A study of 1,680 women who had saline breast implants (supposedly the 'safe type') revealed that up to 27 percent of the implants were removed within three years of implantation, most because patients suffered painful scar tissue, an infection, or the implant broke and leaked, FDA officials said. The study was conducted by one of the implant manufacturers, Mentor.
An FDA panel has been investigating the saline implants to see if they are safe enough to be approved.
Saline implants have been sold as the breast augmentation of choice due to the bad rap silicon implants received a couple of years ago. Silicon implants are still available but only for surgeries for breast cancer survivers.
About a dozen saline breast implant recipients, some tearful, told the panel Wednesday that saline implants are defective and dangerous and should be banned. Some held up implants removed from their bodies that were blackened with fungus, and blamed them for causing infections, excruciating breast pain or repeated surgeries.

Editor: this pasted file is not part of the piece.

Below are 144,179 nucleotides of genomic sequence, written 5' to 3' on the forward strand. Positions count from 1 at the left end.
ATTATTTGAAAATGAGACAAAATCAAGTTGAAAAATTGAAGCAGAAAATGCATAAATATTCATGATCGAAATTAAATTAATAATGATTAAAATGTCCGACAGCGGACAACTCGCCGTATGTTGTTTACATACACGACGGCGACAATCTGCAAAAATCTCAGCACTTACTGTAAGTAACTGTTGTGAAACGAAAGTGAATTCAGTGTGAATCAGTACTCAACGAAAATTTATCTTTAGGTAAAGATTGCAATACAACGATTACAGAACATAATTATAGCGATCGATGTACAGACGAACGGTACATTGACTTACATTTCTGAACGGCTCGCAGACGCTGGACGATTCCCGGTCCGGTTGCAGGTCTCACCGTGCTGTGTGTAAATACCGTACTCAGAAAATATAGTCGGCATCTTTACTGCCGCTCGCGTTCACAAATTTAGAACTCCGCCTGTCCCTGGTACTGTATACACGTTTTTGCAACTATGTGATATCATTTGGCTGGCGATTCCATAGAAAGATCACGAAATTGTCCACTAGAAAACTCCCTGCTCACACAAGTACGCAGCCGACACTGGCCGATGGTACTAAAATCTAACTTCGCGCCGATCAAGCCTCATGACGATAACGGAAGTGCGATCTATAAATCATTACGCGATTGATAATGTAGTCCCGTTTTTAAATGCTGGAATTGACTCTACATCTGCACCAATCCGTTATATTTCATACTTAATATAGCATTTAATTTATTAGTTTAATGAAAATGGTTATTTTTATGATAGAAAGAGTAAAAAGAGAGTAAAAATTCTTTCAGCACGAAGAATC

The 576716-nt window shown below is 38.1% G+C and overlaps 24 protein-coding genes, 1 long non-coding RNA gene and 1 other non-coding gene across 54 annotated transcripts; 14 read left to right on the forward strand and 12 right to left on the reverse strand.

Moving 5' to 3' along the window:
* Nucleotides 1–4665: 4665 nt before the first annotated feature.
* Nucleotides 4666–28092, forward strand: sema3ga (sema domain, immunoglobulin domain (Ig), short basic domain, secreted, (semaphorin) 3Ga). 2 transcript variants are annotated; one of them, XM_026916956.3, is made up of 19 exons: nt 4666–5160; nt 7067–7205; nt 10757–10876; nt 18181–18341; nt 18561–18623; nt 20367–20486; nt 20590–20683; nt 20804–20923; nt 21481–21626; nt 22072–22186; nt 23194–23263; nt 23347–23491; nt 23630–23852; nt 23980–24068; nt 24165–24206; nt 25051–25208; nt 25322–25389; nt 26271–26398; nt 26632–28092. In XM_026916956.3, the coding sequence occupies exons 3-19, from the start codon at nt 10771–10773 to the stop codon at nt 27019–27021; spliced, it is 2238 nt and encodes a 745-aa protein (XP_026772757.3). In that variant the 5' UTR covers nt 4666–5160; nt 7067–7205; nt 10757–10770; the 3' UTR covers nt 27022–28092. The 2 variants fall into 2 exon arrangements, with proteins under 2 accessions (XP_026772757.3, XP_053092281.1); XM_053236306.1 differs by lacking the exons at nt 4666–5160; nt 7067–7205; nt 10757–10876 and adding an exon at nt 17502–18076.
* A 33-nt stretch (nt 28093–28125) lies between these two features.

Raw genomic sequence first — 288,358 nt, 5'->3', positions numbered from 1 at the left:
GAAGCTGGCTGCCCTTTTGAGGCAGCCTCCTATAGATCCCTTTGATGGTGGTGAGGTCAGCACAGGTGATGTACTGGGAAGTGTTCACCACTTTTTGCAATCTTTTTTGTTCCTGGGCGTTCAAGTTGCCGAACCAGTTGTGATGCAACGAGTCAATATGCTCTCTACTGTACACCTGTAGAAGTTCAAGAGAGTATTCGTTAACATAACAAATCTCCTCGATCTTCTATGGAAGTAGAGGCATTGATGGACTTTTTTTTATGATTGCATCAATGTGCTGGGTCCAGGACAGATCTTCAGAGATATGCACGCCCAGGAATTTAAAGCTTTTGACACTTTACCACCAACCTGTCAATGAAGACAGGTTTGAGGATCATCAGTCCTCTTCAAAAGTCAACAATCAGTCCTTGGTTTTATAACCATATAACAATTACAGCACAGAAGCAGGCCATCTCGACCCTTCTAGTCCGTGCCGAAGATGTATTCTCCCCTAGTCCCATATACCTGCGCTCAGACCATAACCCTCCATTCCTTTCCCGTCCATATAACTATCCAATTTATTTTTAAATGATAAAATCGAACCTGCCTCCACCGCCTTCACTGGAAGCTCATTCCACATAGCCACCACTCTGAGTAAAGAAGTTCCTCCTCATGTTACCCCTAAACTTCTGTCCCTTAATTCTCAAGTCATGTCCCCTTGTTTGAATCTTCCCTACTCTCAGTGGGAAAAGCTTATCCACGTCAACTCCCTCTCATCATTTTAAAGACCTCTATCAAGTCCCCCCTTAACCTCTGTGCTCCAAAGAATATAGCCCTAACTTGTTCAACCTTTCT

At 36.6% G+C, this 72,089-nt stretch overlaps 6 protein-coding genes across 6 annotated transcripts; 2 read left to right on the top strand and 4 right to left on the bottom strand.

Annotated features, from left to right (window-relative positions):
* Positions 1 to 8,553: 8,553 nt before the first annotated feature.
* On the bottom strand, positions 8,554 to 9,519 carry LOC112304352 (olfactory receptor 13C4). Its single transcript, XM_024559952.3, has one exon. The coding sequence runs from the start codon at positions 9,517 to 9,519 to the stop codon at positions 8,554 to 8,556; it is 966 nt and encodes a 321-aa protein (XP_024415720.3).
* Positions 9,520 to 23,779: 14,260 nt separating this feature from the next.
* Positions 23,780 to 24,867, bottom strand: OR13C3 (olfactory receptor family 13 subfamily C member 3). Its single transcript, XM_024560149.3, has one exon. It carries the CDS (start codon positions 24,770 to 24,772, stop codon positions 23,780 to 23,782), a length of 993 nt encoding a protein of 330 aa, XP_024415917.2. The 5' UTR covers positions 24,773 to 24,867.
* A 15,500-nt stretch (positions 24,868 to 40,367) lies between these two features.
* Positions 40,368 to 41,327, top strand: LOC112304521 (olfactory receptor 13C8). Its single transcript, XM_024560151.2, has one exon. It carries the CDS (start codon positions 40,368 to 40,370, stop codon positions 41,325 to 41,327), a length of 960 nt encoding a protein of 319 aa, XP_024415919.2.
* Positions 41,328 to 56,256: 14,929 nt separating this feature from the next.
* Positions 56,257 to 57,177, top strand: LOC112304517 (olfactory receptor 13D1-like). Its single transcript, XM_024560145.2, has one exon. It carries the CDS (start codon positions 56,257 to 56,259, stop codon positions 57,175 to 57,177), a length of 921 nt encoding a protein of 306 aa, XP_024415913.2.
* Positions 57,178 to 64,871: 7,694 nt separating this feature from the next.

"Only fools will call these risks acceptable," said Patricia Faussett of Henderson, Nev., who said her illnesses disappeared once her implants were removed.
Saline implants are highly prone to deflating as the salt water leaks into patients' bodies, FDA said. Up to 9 percent deflated within three years.
Despite the dangers of saline implants, the advisory panel recommended that the FDA allow them to remain on the market if women who were to receive them would be properly warned about the risks. This decision came, following a tense 13 hours of testimony and debate.
Calling the implants' failure rates "alarmingly high," Dr. Stephen Li of New York's Hospital for Special Surgery added: "It's amazing to me it seems to be tolerated as just something you have to live with in these implants."
The FDA noted that the longer all women have implants, the more likely
they are to suffer a side effect.
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